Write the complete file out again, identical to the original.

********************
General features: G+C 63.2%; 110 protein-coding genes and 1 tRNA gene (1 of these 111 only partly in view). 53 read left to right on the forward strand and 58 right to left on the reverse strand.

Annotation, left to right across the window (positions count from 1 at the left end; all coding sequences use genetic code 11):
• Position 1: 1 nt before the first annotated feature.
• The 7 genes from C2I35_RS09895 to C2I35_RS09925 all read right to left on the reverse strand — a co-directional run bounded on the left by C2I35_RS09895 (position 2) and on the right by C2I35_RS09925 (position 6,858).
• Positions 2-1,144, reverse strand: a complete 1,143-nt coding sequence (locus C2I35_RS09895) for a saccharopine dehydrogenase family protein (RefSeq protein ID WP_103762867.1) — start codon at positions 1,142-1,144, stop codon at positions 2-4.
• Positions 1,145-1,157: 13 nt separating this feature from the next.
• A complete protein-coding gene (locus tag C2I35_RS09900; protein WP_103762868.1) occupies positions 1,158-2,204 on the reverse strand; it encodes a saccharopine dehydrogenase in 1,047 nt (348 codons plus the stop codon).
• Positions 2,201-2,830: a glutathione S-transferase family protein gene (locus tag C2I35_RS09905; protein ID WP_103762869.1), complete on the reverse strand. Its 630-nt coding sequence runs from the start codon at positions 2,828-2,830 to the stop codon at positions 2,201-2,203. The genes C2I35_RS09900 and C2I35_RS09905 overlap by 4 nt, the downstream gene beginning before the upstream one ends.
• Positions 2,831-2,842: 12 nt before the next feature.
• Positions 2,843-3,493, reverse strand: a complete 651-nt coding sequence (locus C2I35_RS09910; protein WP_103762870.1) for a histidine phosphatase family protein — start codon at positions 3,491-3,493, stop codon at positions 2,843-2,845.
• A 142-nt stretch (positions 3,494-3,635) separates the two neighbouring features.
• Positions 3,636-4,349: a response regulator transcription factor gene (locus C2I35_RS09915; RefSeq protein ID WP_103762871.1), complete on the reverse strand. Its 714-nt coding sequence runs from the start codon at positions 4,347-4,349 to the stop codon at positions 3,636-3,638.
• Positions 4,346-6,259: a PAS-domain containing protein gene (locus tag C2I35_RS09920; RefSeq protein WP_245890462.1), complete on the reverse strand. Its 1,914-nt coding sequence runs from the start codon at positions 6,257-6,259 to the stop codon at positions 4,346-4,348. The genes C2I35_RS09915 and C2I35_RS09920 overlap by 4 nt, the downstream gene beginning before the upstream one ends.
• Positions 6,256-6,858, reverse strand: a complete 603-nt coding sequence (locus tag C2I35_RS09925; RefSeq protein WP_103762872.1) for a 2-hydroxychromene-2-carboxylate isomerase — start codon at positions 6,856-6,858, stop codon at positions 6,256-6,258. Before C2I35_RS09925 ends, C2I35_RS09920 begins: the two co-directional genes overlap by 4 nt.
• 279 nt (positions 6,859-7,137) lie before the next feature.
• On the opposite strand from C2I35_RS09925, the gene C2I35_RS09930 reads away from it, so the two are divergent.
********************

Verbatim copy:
General features: G+C 63.2%; 110 protein-coding genes and 1 tRNA gene (1 of these 111 only partly in view). 53 read left to right on the forward strand and 58 right to left on the reverse strand.

Annotation, left to right across the window (positions count from 1 at the left end; all coding sequences use genetic code 11):
• Position 1: 1 nt before the first annotated feature.
• The 7 genes from C2I35_RS09895 to C2I35_RS09925 all read right to left on the reverse strand — a co-directional run bounded on the left by C2I35_RS09895 (position 2) and on the right by C2I35_RS09925 (position 6,858).
• Positions 2-1,144, reverse strand: a complete 1,143-nt coding sequence (locus C2I35_RS09895) for a saccharopine dehydrogenase family protein (RefSeq protein ID WP_103762867.1) — start codon at positions 1,142-1,144, stop codon at positions 2-4.
• Positions 1,145-1,157: 13 nt separating this feature from the next.
• A complete protein-coding gene (locus tag C2I35_RS09900; protein WP_103762868.1) occupies positions 1,158-2,204 on the reverse strand; it encodes a saccharopine dehydrogenase in 1,047 nt (348 codons plus the stop codon).
• Positions 2,201-2,830: a glutathione S-transferase family protein gene (locus tag C2I35_RS09905; protein ID WP_103762869.1), complete on the reverse strand. Its 630-nt coding sequence runs from the start codon at positions 2,828-2,830 to the stop codon at positions 2,201-2,203. The genes C2I35_RS09900 and C2I35_RS09905 overlap by 4 nt, the downstream gene beginning before the upstream one ends.
• Positions 2,831-2,842: 12 nt before the next feature.
• Positions 2,843-3,493, reverse strand: a complete 651-nt coding sequence (locus C2I35_RS09910; protein WP_103762870.1) for a histidine phosphatase family protein — start codon at positions 3,491-3,493, stop codon at positions 2,843-2,845.
• A 142-nt stretch (positions 3,494-3,635) separates the two neighbouring features.
• Positions 3,636-4,349: a response regulator transcription factor gene (locus C2I35_RS09915; RefSeq protein ID WP_103762871.1), complete on the reverse strand. Its 714-nt coding sequence runs from the start codon at positions 4,347-4,349 to the stop codon at positions 3,636-3,638.
• Positions 4,346-6,259: a PAS-domain containing protein gene (locus tag C2I35_RS09920; RefSeq protein WP_245890462.1), complete on the reverse strand. Its 1,914-nt coding sequence runs from the start codon at positions 6,257-6,259 to the stop codon at positions 4,346-4,348. The genes C2I35_RS09915 and C2I35_RS09920 overlap by 4 nt, the downstream gene beginning before the upstream one ends.
• Positions 6,256-6,858, reverse strand: a complete 603-nt coding sequence (locus tag C2I35_RS09925; RefSeq protein WP_103762872.1) for a 2-hydroxychromene-2-carboxylate isomerase — start codon at positions 6,856-6,858, stop codon at positions 6,256-6,258. Before C2I35_RS09925 ends, C2I35_RS09920 begins: the two co-directional genes overlap by 4 nt.
• 279 nt (positions 6,859-7,137) lie before the next feature.
• On the opposite strand from C2I35_RS09925, the gene C2I35_RS09930 reads away from it, so the two are divergent.